The Language Feed - June 12, 2005

Harold F. Schiffman haroldfs at
Mon Jun 13 12:37:33 UTC 2005

The Language Feed
June 12, 2005

This issue and archives can be read on the web at
Language spoken by 35,000 in mountains of Switzerland has Google
Winnipeg Sun, June 11
Not many people have heard of Romansch. But in the future, those looking
for websites in Switzerland may find themselves trying to decipher this
Latin-linked language.

Getting the Language Mix Right, June 8
Education Minister Naledi Pandor is determined to move indigenous
languages "from the margin to the centre" and wants to develop a
language policy that "vigorously and effectively promotes indigenous
languages in schools".

Learning the language: Literacy Volunteers on the Green helps students
speak English
Danbury News Time, June 8
The New Milford organization Literacy Volunteers on the Green started
out with a dream. Rita Guariglia, a retired teacher, had seen the need
for English tutoring while teaching night classes.

Language skills are good for business
Silicon Republic, June 8
While there is no current evidence of a shortage of language skills,
language teaching in schools should be reviewed to ensure the future
skills requirements of the Irish economy are fully met, a new report has

Time to brush up on language skills
Scotsman, June 8
A recent EU report has highlighted Scotland's woeful record in the
teaching of modern languages. We are not just bad, we're appalling,
according to the Eurydice Report, and the situation is getting worse.

Universities are paring language curriculums
Joong Ang Daily, June 8
University-level instruction in second-tier foreign languages, meaning
everything but English, is mostly in decline because fewer and fewer
students see them as useful in getting jobs.

Textbook preserves Hezhe language, June 6
The Hezhe people, one of the smallest ethnic minority groups in China,
have improved their chances of preserving their dying language with the
publication of a new book.

Two-language school is seen as muy bueno
Wisconsin State Journal, June 12
Nine months ago, Gabriel Mayhew, 6, spoke no Spanish. Now he knows the
Spanish alphabet and can speak full sentences in his second language.

More Singaporeans picking up Korean language at community centres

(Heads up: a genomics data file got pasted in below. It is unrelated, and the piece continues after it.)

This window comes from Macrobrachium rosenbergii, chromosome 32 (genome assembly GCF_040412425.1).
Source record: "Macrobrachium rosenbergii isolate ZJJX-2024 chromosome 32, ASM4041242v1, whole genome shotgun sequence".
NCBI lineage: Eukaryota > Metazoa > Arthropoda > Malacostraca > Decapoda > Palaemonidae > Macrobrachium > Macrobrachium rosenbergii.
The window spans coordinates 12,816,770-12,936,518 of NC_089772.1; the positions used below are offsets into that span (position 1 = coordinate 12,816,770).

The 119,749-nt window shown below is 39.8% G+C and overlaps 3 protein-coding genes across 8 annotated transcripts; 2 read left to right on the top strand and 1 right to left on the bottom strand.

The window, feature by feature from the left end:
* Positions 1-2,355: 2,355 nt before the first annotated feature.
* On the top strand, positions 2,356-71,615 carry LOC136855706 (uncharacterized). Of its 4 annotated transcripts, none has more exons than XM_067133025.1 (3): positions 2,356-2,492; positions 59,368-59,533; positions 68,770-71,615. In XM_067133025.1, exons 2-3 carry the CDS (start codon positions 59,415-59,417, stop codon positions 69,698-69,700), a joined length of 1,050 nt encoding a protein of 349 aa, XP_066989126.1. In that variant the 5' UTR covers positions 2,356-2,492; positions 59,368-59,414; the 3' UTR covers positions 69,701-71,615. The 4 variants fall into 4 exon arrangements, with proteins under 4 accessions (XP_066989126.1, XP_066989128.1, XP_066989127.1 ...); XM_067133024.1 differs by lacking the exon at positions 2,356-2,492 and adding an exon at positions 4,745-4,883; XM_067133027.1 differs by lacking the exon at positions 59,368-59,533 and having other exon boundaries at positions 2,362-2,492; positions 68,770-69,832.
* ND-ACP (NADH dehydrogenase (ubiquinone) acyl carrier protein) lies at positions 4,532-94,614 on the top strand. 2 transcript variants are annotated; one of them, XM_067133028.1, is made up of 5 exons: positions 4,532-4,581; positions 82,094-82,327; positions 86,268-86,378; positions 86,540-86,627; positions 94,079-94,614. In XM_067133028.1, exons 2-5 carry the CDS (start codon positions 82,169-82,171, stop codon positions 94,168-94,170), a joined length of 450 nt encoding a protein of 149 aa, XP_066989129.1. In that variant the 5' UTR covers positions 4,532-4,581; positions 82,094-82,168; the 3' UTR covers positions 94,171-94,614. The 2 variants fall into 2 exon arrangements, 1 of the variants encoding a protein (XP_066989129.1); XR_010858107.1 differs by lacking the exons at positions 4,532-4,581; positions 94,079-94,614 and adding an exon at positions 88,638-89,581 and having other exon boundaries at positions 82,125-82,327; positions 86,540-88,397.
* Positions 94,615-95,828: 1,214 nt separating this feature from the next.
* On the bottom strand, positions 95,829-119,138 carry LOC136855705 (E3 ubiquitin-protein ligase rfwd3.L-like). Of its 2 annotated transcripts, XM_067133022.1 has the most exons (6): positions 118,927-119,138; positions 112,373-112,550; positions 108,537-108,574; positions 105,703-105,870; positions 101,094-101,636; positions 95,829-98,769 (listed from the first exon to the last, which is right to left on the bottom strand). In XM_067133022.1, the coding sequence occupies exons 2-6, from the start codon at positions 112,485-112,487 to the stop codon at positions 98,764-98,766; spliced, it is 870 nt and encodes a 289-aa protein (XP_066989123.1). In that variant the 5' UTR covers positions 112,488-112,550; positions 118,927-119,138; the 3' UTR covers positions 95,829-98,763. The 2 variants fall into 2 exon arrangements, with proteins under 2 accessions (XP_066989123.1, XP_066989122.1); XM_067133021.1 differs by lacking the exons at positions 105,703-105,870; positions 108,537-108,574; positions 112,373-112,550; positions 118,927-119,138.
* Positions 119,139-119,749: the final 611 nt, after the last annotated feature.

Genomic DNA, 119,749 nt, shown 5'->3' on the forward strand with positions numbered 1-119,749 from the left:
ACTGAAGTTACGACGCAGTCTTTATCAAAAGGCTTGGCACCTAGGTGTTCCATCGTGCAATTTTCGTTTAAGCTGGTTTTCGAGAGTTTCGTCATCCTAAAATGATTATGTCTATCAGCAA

Channel News Asia, June 12
Korea fever is sweeping into Singapore -- not only do Singaporeans want
to watch Korean movies and TV shows, they want to speak the language as

Shared language
Boston Globe, June 12
Genoveva Romero of East Boston laughs when she remembers being
videotaped in her English class. The goal was to show students how they
looked during practice job interviews so that they could improve for the
real thing.

Language May Not Be Needed for 'Number Sense'
Forbes, June 10
When you see five similar objects in a group, the word "five" serves as
a language hook to visually pull the objects together in your mind. But
can nonlinguistic animals similarly recognize groups of objects as
sharing common qualities? A new study in monkeys suggests they can.

Overcoming language barriers
Bradenton Herald, June 12
Eddie Delrisco spoke limited English when he came to the United States,
but that didn't hinder the Peruvian native in his climb up the rungs
from housekeeping aide to supervisor in a local hotel.

America - A Bilingual Nation?
VOA News, June 9
When Americans today use the telephone for business, to make airline
reservations or check on their banking account, for example, they often
must choose the language they wish to speak. For English, callers are
asked to press one .... and two for Spanish.

Book Combines Historical, Present Information to Improve Literacy
Baltimore Times, June 3
Three people, concerned with the educational development of the African
American community, put together a volume of both classic and newer
approaches and perspectives to enhance African American literacy. The
works span from the 1970s to the present.

How words get into dictionaries
ABC Regional Online, June 6
Dr Bruce Moore, The Director of the National Dictionary Centre at the
Australian University of Canberra knows all about words, particularly
when it comes to the Australian English language and how words make
their way into our dictionaries.

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